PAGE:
Anxiety denotes a whole range of affects and phenomenon. Those include panic attacks, vertigo, a general sense of worry, uncertainty and doubts regarding which direction to take in life. Bodily phenomena often include breathlessness, palpitations, muscle tension, fatigue, dizziness, sweating and tremor. If we can never be sure of the reasons behind our feeling, say, happy or sad (happiness can cause sadness or guilt) anxiety has an overwhelming certitude attached to it – it is real, something in front of which all words and categories fail. Anxiety happens when our place in the world and how we used to see ourselves in it suddenly changes, when we can no longer rely on the Other and use his desire as a compass to orient ourselves in relation to it. Instead, we are left suspended in a moment where we no longer know where our place is, and a future where we will never be able to refind ourselves. For the existentialist philosopher Jean-Paul Sartre, anxiety is evidence of our freedom. For Jacques Lacan there exists a relationship between anxiety and desire. Anxiety is a way of sustaining desire when the object is missing and, conversely, desire is a remedy for anxiety, something easier to bear than anxiety itself. Psychoanalytic Psychotherapy approaches it from the fundamental notion of an absolute loss, a ‘lack of a lack’ and sees desire as its remedy.
Do you find yourself eating or sleeping too much or too little? That you are pulling away from people and activities because of low or no energy? Some of us may feel like nothing matters anymore. We are left confused, isolated, angry, worried or scared, perhaps even having suicidal thoughts. In those cases where all seems well and ‘perfect’ this feeling of disillusionment is quite baffling to understand. One way of looking at depression is as a force or movement driving our lives. Like a heart that has stopped beating, depression marks a stop to this vital movement. Given the set of circumstances and how long things have been kept this way unaddressed, it may be challenging for some to regard this issue as worth investigating. Often placated by feelings of shame we tend to fall back on the basic assumption that us alone can change our situation. Unsurprisingly, questions of anger, frustration and isolation are often central to the experience of depression. With online therapy I will approach this issue with the view to reintroducing a movement using the element of surprise.
Relationship fall-outs are expressions of a toxic form of aggressivity between partners. Typical signs include living in tension and mutual rejection, jealousy, passive aggressivity, denial and in some instances verbal or even physical abuse.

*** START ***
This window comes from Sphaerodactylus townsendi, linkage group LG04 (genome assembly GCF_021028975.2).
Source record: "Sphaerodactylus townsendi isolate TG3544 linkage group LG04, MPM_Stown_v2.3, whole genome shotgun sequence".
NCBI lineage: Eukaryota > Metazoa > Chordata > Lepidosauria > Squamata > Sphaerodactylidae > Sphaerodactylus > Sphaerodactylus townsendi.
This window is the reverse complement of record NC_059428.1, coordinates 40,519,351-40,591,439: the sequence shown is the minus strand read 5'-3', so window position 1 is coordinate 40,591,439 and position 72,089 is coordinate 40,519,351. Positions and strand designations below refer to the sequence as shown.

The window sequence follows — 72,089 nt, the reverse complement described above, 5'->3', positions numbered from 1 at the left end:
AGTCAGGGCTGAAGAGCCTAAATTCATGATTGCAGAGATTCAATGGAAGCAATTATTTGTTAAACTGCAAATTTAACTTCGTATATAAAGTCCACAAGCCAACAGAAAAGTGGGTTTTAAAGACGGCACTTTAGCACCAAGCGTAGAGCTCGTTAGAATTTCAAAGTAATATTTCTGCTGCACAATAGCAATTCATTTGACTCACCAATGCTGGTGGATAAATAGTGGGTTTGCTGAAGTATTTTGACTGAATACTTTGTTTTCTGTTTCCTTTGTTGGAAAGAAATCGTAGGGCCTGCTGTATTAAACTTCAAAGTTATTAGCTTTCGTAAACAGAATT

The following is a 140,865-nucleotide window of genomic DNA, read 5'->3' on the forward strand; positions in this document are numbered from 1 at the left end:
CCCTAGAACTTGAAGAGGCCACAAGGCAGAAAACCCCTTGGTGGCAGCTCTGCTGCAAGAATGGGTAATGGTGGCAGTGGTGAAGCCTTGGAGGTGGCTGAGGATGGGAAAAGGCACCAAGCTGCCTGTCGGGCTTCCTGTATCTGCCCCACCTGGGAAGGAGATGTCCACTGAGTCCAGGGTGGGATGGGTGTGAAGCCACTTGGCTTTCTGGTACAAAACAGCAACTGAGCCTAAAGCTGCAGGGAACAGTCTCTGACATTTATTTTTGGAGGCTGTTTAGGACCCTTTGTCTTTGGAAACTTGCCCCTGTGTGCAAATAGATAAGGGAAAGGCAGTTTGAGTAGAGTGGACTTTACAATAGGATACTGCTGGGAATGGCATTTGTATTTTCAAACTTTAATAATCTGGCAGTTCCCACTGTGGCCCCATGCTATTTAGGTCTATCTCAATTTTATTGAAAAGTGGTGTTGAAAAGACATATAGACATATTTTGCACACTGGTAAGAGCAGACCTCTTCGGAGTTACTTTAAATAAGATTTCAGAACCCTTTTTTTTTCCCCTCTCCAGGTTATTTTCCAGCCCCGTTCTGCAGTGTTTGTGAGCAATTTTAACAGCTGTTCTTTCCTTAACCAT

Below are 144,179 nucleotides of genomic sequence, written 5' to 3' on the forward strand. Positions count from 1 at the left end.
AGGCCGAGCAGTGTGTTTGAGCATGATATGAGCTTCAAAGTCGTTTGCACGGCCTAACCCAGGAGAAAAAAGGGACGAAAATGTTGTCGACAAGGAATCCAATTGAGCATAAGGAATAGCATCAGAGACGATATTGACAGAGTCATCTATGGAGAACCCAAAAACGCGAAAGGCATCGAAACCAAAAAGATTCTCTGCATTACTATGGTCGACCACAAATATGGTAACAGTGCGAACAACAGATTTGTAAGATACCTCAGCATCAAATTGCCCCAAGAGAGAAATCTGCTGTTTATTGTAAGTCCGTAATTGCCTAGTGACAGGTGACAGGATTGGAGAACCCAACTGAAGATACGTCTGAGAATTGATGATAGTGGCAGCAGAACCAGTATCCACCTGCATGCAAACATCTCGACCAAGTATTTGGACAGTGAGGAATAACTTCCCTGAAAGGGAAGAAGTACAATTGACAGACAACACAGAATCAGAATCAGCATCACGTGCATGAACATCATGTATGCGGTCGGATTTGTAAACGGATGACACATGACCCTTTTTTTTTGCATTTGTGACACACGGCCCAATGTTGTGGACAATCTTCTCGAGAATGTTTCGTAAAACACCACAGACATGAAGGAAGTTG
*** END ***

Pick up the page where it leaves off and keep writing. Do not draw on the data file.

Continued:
For example in the act of blaming the other personal criticism is expelled by projecting it onto the other. Referring himself to the master-slave dialectic by the German philosopher Hegel (1807) Lacan argues that a fraught relationship is ‘imaginary‘ in nature, a life and death struggle for ‘pure prestige‘. In this context the other is seen as a rival, whose elimination seems to be the safest option. Generally speaking, aggressive attacks are a form of response indicating that one’s defense mechanism is somehow stuck in overdrive. The ego is felt to be under constant attacks and threatens to collapse. Those are moment of great vulnerability and risk in which retaliation is seen as an attempt to protect oneself against the anxiety that the threat of disintegration immediately poses.
Jealousy is experienced when the ego concludes that the other with whom one is competing has the advantage. Feelings of jealousy reflect the desire to have this advantageous position for oneself, and the wish to eradicate this frustrating other.
Psychoanalytic Psychotherapy sees working with issues in relationships as one of ‘un-knotting’ the multiple threads that have led to this situation. Its goal is to try and dislodge the frozen and stereotyped perceptions and evaluations at play.
One avenue of exploration may for instance include exploring those significant previous relationships in the patient’s life.
Anger may be categorised as any forms of violence expressed towards others or oneself in self-harm. In the former, symptoms of anger include bullying, threatening people, persecuting, insulting, pushing or shoving, using power to oppress, shouting or playing on people’s weaknesses.